The Condition of Mediocrity
by Daniel Hartley
To be clear-sighted even through the mist of tears – even then to have to understand, to study, to observe and ironically discard what one has seen – even at moments when hands clasp and lips touch and eyes fail, blinded by emotion – it’s infamous…it’s contemptible and outrageous.
These words come from Thomas Mann’s ‘Tonio Kröger’ (1903). The story is about the impossible task of being both fully human and fully artist (not to mention being a bourgeois artist). For Kröger, contrary to the Romantics, the artist is inhuman, someone inflicted with the bane of an irremediable, calculating distance, a constant rationalising gaze. Even in the midst of great emotional upheaval, he cannot ever let himself go, he is always weighing up how to form the vital, chaotic formlessness of life. An artist is the living dead, incapable of giving himself over to the superficiality of life’s joyousness; he is a social outcast, even while surrounded by his fellow men:
And with the torment and the pride of such insight came loneliness; for he could not feel at ease among the innocent, among the light of heart and dark of understanding, and they shrank from the sign on his brow.
And yet, how he longs for life! How he longs to be just like those ‘dark of understanding’ who sense his secret alien nature! Indeed, a man has no right even to call himself an artist ‘if his heart knows no longing for innocence, simplicity and living warmth…the bliss of the commonplace!’ On the one hand, then, Kröger loathes the bourgeoisie for their superficiality, their philistinism and their mediocrity; but, on the other hand, he has no time for bohemian cultural elitists with their cold-hearted disdain for good old, down-to-earth bourgeois life. It is only at the end of the story that a precarious, just-about-liveable balance is struck: ‘my deepest and most secret love belongs to…the happy, the charming, the ordinary…In it there is longing, and sad envy, and just a touch of contempt, and a whole world of innocent delight.’
The agonies of Tonio Kröger are profound, Mann’s presentation of them masterly. But now imagine this: Tonio Kröger never was and never will be a great artist. He develops this delicate balance, continues his life feeling like a marked man who can never truly fraternize with his fellows, he subdues his alienation long enough to write a novel, but this novel is average at best and he knows it. Imagine, in other words, if the crises of Tonio Kröger’s inner life could not be redeemed by artistic greatness. Would this not be an even greater agony, a far more ignoble condition?
This is the condition of mediocrity. And artistic mediocrity is only its mildest form. To share the essential loneliness of the great modern writer, the absolute alienation from all mankind, but never to sublimate this desolation into the glory of a great work of art: this is a terrible fate. But there is a worse one. Imagine the selfsame loneliness, the same alienation, the same desire for artistic glory, but add to that a desire for critical greatness. (Greatness, by the way, being that for which only the inhuman strain). Not only do you desire renown in Hades, but before you even get there you want to beckon the great shades, to dazzle them with the light of critical intensity in the hope of transforming the aesthetic into truth. But your voice falters, your gaze drops away into despondency, because the call to the shades must be knowing and deep and sure, and you are ignorant and shallow and doubting: you have all the desire of the giant with none of its capacity. The tombs of the glorious dead remain closed to mediocrity.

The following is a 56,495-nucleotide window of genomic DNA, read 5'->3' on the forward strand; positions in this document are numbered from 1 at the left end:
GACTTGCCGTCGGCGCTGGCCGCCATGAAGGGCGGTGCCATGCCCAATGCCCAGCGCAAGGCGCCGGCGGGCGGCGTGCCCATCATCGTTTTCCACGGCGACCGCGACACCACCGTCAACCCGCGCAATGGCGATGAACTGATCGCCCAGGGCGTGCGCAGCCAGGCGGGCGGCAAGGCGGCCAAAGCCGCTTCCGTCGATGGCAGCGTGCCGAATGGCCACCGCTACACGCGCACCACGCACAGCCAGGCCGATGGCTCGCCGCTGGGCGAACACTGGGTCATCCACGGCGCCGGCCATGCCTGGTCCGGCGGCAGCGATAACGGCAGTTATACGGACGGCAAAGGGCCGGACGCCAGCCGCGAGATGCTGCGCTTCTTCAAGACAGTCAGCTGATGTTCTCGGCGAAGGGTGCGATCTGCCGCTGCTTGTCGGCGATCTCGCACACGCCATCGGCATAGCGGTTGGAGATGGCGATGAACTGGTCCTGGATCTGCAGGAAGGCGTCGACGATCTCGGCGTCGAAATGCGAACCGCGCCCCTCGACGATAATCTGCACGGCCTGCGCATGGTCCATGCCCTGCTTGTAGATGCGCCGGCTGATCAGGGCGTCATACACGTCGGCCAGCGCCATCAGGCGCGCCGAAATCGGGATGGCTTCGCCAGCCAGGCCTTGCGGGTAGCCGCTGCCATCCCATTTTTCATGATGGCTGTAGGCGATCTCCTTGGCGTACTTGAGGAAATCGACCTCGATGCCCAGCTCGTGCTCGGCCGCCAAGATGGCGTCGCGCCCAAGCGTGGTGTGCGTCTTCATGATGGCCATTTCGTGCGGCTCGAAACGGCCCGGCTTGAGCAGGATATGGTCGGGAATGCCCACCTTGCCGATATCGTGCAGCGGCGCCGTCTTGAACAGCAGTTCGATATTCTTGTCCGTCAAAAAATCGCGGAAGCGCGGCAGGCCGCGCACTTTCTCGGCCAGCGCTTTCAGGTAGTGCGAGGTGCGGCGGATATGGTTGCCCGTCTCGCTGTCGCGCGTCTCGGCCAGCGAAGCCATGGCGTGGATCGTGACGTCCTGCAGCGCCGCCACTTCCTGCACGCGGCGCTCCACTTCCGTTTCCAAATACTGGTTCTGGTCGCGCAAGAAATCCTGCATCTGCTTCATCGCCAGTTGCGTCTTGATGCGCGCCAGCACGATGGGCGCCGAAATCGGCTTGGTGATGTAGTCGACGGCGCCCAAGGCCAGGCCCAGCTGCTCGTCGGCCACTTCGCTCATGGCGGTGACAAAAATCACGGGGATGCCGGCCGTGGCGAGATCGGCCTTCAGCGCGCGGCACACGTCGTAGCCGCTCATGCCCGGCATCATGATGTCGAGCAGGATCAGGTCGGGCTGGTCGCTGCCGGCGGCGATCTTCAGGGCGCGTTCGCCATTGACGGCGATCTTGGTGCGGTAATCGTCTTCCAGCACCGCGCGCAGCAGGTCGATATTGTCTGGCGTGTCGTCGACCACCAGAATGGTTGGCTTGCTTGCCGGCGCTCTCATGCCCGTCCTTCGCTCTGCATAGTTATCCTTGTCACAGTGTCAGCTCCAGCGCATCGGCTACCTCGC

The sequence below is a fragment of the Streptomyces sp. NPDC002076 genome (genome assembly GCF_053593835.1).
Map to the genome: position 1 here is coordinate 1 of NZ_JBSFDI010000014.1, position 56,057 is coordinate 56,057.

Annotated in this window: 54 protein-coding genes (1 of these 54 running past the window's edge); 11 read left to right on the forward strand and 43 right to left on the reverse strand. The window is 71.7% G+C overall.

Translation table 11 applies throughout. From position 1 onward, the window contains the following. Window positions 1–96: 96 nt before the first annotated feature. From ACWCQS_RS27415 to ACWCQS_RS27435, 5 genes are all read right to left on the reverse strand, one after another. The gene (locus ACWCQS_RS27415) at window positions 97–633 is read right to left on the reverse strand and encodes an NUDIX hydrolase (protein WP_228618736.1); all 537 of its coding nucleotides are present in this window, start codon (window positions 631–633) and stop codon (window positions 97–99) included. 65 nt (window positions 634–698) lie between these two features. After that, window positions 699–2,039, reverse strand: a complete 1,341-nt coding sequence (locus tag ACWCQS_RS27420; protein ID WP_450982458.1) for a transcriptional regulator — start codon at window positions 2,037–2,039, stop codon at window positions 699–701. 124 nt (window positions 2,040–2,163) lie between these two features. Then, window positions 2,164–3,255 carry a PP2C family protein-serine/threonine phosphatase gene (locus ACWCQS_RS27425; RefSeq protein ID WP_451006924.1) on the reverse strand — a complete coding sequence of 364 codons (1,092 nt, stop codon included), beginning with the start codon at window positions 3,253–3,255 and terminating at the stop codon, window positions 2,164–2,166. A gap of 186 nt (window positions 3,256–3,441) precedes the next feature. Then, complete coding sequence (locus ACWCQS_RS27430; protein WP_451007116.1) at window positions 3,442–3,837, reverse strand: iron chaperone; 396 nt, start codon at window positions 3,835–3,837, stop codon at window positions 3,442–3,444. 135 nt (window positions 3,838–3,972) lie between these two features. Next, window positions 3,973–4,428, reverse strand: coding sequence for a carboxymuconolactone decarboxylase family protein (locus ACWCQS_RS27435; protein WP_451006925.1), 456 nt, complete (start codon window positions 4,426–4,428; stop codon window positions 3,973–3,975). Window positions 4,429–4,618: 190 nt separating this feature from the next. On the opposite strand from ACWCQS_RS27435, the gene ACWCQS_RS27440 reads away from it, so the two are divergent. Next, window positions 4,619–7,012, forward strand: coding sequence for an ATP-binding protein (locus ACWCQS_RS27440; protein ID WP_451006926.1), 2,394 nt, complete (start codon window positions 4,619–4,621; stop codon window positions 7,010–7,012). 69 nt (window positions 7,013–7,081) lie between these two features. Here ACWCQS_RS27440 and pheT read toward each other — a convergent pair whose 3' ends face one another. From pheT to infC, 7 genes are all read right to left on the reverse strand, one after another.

And now the inner circle: radical mediocrity. You will never be a great writer, you will never be a great critic (again, you know that greatness should not even be desirable!), and you will never be a revolutionary. You have the passion of a communist but you live in a suburb; you defend the tenets of Marx with only the vaguest of historical knowledge; you write average Marxist theory in the shadow of better men than you. And still you plod on.
And it is not even tragic! It cannot, by definition, quit the realm of the comical, because it is too mediocre! In a constant trail of self-deprecating caveats and deflationary anti-rhetoric, the Sisyphean daily toil trundles on! It is unstoppable, it is pathological and it is trivial, painfully trivial. To read and write (obsessively) about the most communal of human activities, and to be all the while stricken by non-illusions of grandeur which render you an outcast.
The way to life blocked by a fear of finally, wilfully succumbing to the very mediocrity which is nonetheless your fate; the way to art, philosophy and revolution blocked by averageness, reading too little too slowly and – ultimately – by history itself.
‘Where I am, I don’t know, I’ll never know, in the silence you don’t know, you must go on, I can’t go on, I’ll go on.’